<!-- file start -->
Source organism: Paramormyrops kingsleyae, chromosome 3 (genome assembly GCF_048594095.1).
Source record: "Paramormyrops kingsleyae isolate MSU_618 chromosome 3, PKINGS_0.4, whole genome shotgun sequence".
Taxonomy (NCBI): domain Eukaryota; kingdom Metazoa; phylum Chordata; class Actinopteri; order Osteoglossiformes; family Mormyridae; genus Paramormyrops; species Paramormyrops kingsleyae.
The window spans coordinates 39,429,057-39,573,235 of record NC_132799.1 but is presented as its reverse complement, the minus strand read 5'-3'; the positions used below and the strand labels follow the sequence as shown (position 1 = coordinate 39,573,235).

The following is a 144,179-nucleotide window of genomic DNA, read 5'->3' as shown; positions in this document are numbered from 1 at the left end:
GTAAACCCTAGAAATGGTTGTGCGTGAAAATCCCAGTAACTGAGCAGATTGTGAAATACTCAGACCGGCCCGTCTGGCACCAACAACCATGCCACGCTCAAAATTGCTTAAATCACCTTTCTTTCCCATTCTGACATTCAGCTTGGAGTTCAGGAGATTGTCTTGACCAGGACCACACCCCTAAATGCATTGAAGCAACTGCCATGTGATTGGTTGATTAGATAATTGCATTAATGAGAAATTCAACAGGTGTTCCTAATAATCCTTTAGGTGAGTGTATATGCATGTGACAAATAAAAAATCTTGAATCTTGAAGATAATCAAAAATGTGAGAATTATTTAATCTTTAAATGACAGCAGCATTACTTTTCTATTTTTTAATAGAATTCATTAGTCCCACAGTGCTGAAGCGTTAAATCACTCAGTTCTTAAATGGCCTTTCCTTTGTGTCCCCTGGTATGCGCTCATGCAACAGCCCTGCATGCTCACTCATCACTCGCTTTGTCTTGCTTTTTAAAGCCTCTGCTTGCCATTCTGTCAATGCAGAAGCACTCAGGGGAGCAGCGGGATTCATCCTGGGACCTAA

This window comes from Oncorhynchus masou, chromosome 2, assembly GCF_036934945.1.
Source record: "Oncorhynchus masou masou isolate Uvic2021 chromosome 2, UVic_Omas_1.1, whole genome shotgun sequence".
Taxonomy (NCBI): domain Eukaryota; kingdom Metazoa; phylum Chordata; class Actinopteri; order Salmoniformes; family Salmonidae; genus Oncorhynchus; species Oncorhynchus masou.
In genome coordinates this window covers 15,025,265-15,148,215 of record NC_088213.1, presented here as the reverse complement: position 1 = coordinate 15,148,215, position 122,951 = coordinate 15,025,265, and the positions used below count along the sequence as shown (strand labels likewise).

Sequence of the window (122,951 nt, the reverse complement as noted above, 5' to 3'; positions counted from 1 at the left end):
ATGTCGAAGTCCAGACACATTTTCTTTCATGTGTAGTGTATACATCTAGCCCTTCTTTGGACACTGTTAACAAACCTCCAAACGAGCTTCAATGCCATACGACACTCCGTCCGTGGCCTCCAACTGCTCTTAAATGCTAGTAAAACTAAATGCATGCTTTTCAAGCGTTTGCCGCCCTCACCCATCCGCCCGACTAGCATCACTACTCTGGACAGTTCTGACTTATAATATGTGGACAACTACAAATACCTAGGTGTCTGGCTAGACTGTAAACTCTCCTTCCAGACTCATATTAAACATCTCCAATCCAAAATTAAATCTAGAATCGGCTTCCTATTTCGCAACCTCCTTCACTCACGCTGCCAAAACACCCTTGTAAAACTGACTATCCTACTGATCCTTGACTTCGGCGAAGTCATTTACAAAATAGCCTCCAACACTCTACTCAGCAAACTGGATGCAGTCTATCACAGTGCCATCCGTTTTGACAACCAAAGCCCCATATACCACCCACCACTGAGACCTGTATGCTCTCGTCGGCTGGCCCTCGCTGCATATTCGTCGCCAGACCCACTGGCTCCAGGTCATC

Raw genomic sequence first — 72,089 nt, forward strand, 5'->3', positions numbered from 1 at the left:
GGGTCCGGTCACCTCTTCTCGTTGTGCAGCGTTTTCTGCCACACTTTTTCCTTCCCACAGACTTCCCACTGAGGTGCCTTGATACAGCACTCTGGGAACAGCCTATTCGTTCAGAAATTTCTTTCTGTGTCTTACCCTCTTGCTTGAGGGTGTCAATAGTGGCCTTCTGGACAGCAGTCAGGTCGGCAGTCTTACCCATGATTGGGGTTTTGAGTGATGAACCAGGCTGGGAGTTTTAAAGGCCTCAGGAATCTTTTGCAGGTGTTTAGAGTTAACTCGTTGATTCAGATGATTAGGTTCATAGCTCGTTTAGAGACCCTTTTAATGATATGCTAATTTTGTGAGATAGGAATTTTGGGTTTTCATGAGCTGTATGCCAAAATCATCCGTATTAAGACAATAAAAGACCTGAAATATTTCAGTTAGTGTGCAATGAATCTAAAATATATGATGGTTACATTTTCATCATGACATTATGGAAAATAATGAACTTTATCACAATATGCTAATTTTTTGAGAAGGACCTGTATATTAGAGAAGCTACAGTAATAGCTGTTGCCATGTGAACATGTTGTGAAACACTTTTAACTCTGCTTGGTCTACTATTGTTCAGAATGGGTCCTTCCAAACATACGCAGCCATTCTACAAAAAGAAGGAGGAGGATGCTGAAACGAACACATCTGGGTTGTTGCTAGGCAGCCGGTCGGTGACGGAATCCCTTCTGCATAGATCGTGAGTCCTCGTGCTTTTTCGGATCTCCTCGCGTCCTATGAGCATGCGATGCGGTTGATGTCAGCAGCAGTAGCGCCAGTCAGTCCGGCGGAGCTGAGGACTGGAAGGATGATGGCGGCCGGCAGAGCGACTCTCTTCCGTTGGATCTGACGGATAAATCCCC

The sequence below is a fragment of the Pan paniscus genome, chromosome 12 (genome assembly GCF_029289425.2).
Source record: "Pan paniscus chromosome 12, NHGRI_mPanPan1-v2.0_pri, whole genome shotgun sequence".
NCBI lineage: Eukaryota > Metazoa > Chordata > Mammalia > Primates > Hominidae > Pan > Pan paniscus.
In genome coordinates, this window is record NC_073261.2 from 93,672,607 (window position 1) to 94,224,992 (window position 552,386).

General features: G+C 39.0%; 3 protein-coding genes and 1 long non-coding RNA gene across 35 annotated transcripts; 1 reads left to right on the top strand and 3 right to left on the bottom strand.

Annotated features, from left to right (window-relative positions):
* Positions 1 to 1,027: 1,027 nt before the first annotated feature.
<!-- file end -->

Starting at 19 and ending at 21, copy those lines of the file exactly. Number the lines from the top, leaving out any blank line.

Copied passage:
General features: G+C 39.0%; 3 protein-coding genes and 1 long non-coding RNA gene across 35 annotated transcripts; 1 reads left to right on the top strand and 3 right to left on the bottom strand.

Annotated features, from left to right (window-relative positions):
* Positions 1 to 1,027: 1,027 nt before the first annotated feature.